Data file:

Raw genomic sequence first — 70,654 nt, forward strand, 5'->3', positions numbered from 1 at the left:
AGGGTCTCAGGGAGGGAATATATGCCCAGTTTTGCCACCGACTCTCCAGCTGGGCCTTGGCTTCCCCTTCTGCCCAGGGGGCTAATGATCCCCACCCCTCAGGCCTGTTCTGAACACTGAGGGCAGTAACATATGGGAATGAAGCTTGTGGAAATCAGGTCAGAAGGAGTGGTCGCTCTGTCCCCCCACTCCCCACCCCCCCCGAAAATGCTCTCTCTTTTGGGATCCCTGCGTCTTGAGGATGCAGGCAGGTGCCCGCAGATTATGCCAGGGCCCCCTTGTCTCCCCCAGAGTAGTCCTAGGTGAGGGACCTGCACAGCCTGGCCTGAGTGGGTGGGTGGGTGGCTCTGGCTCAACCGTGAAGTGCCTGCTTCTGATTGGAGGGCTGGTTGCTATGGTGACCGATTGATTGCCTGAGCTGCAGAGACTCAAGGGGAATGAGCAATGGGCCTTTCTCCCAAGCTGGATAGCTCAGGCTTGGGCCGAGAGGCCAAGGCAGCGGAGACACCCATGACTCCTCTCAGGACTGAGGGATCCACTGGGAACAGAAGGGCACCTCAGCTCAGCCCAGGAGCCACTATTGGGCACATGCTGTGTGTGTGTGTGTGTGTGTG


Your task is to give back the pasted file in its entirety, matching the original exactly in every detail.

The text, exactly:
Raw genomic sequence first — 70,654 nt, forward strand, 5'->3', positions numbered from 1 at the left:
AGGGTCTCAGGGAGGGAATATATGCCCAGTTTTGCCACCGACTCTCCAGCTGGGCCTTGGCTTCCCCTTCTGCCCAGGGGGCTAATGATCCCCACCCCTCAGGCCTGTTCTGAACACTGAGGGCAGTAACATATGGGAATGAAGCTTGTGGAAATCAGGTCAGAAGGAGTGGTCGCTCTGTCCCCCCACTCCCCACCCCCCCCGAAAATGCTCTCTCTTTTGGGATCCCTGCGTCTTGAGGATGCAGGCAGGTGCCCGCAGATTATGCCAGGGCCCCCTTGTCTCCCCCAGAGTAGTCCTAGGTGAGGGACCTGCACAGCCTGGCCTGAGTGGGTGGGTGGGTGGCTCTGGCTCAACCGTGAAGTGCCTGCTTCTGATTGGAGGGCTGGTTGCTATGGTGACCGATTGATTGCCTGAGCTGCAGAGACTCAAGGGGAATGAGCAATGGGCCTTTCTCCCAAGCTGGATAGCTCAGGCTTGGGCCGAGAGGCCAAGGCAGCGGAGACACCCATGACTCCTCTCAGGACTGAGGGATCCACTGGGAACAGAAGGGCACCTCAGCTCAGCCCAGGAGCCACTATTGGGCACATGCTGTGTGTGTGTGTGTGTGTGTG